Every night at 9 p.m. a horn is blown at the four corners of the market obelisk in Ripon, North Yorkshire. The tradition dates back to 886, when Alfred the Great granted a charter to the settlement and offered them a symbolic horn. At the king’s advice the townspeople appointed a wakeman to patrol the settlement throughout the night; he would sound the horn at the four corners of the market to inform the people that the watch was set and he was now on patrol.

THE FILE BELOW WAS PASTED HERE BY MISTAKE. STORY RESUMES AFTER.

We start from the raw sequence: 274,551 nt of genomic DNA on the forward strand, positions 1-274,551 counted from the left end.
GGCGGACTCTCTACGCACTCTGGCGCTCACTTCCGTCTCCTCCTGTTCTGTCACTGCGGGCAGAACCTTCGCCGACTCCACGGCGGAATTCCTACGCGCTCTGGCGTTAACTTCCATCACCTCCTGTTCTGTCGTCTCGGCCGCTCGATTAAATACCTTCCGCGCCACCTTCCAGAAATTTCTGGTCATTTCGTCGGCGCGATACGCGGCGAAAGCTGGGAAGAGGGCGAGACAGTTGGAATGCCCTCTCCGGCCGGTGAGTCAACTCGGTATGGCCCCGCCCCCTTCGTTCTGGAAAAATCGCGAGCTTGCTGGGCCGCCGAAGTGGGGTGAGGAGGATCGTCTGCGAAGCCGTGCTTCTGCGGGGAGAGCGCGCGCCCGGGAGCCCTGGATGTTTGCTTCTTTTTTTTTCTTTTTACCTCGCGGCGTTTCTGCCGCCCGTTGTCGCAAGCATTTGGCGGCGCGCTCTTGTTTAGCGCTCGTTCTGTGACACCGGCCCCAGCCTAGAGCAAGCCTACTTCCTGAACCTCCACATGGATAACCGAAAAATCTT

In 1604 James I granted the city a second charter, and the hornblower was now appointed by the democratically elected mayor, who gave him an extra duty: After setting the watch at the market cross he must find the mayor, wherever he may be in the city, sound the horn three times before him, raise his hat, bow his head, and tell him, “Mr. Mayor, the watch is set.” That tradition is still carried out today.